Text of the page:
The Current Issue
Nikon Owner Issue 12
By Heather Angel
Since feeding is essential for long-term survival, arguably one of the easiest achievable goals is to compile a photo essay of the way in which different animals feed. However, the chances of encountering a mobile predator – such as a big cat – feeding, are less likely than finding an herbivore grazing or browsing throughout much of the day.
Animals tend to be creatures of habit with favourite seasonal foods, which helps the photographer to pinpoint when and where to travel for feeding shots. A productive way of working is to use a permanent hide or a platform overlooking a honey-pot location, notably a river where brown bears gather to gorge themselves on migrating salmon. The window of opportunity for such feasting on seasonal bounties may last for only a matter of days, so it is crucial to get the timing right.
Animals are also opportunists, taking advantage of any unexpected windfall, whether it be scavengers spotting a carcass or birds flying over fruit-laden trees. One of the best ways to locate a kill in Africa is to scan the sky for vultures homing in on a carcass. Many animals are so preoccupied with feeding, they will tolerate a close approach by a photographer; but always be aware that carnivores may become aggressive if an intruder approaches too close too quickly. Having made a kill, carnivores are reluctant to abandon it; whereas herbivores can simply move off to graze or browse elsewhere.
A feeding frenzy is a rare spectacle which I have twice experienced in Botswana’s Okavango Delta. Towards the end of the year when the extensive flood waters have shrunk to isolated pockets, fish became concentrated in natural fish traps. This provides a feeding bonanza for a host of birds which don’t normally feed in close proximity – I have counted 35 species at one trap alone. Last time I saw such a fish trap we scouted for raised ground onto which we could drive in a jeep to gain a slightly higher viewpoint. From here, I used a complete galaxy of lenses from an ultra-wide (to show the extent of the feeding area) to a 500mm for individual cameo scenes.
Any shots depicting mother love are always popular and, arguably, amongst the easiest to get, since young mammalian babies have to remain close to their mother to feed. Look for a touching moment when one member of a family unit reacts to another by stretching out a hand or caresses a partner with a bill.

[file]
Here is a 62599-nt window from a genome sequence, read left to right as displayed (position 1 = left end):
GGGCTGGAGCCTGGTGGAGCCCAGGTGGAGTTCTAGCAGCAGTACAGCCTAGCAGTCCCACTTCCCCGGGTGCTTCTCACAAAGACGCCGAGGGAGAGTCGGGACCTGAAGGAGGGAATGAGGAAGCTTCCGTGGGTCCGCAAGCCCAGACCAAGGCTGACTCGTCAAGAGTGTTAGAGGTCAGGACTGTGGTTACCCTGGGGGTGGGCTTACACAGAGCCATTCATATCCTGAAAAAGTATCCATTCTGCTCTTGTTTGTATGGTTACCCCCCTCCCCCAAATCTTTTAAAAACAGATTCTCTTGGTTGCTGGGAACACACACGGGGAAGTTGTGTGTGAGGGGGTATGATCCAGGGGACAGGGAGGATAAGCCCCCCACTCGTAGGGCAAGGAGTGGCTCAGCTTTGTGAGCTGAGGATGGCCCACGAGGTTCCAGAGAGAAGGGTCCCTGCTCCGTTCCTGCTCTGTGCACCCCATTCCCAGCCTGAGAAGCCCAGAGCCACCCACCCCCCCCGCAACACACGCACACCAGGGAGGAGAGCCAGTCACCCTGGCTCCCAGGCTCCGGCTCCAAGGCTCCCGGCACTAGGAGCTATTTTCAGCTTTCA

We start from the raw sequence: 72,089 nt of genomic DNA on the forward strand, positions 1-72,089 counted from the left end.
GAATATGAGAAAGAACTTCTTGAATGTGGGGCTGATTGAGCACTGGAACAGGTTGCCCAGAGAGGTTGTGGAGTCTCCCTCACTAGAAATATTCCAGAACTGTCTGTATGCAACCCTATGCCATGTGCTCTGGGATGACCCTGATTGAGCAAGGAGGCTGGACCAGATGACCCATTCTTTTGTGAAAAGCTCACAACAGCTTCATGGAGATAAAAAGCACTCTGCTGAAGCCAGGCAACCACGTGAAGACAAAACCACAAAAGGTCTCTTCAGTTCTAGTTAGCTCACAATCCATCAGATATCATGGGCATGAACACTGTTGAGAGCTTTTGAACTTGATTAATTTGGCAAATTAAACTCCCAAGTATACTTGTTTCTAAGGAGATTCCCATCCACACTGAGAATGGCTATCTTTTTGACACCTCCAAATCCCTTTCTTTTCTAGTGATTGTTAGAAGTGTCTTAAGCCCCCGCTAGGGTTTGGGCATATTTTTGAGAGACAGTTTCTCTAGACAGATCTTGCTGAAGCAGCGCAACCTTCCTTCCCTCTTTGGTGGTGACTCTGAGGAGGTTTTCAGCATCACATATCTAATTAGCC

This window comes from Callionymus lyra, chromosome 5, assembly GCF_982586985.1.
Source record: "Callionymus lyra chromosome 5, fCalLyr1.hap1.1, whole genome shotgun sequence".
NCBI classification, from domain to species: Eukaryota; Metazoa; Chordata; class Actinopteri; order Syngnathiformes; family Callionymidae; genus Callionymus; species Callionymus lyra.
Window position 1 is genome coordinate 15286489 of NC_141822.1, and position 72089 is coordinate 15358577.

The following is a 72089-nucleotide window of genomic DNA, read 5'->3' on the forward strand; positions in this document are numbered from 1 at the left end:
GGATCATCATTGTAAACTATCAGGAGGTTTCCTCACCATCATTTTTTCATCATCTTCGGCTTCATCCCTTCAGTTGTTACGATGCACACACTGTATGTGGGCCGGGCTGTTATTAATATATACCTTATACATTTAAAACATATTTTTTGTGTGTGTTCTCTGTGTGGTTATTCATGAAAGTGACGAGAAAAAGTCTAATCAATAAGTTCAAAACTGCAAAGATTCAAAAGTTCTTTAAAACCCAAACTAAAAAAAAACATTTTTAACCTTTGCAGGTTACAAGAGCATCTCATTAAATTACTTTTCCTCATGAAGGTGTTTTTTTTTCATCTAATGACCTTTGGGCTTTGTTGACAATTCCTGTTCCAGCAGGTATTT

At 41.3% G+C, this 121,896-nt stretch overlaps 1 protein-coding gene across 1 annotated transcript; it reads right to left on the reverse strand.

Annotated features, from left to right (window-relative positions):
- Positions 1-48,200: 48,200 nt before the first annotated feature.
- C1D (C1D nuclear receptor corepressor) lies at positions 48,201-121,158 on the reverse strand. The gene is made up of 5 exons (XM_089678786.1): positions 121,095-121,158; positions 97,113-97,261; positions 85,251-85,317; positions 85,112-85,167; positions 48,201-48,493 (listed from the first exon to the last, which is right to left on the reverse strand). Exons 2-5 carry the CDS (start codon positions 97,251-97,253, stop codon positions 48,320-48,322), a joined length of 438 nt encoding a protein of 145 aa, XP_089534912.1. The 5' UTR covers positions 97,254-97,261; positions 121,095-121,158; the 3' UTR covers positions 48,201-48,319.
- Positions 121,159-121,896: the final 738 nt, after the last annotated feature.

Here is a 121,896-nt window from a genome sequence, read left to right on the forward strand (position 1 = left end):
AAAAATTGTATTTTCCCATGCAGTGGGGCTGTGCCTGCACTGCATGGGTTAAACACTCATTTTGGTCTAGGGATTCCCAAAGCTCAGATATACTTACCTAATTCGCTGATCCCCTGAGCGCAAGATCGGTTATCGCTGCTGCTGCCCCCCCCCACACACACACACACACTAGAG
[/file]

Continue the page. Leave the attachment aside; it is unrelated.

Getting these sorts of shots requires investing time out in the field, waiting for that moment when two animals interact in an affectionate way. Like humans, primate youngsters also need repeated reassuring hugs from their mother or other adults within the social group. Being prepared to sit in a hide or a vehicle is the best way to observe and anticipate the prime moment when to release the shutter.
Animal aggression may be fleeting or prolonged, mild or intense. Animals are aggressive in defence of their territory, or if their offspring, their food or their lives are threatened.
Defence of territory is the most frequently seen. It starts as posturing, but may develop into mortal combat – typically between males. Fighting uses up energy, so animals will fight only as a last resort. Dominant male sea lions and elephant seals – known as bull masters – constantly patrol their beach territory during the breeding season. A low camera angle helps to isolate jousting bulls against the sky. After prolonged bouts, both combatants can be left with bloody wounds on the neck and head.
Time spent beside a hippo pool, is often rewarded by a hippo emerging from the water with mouth agape revealing large incisors and tusks. This yawning threat display is most dramatic when captured head-on. Whereas elephants wrestling with their trunks or fighting in earnest are best shown side-on. In their quest to produce more eye-catching pictures, some photographers are prepared to risk life and limb by standing in the path of a charging elephant with a wide angle lens; a far safer solution is to trigger a camera remotely from a distance.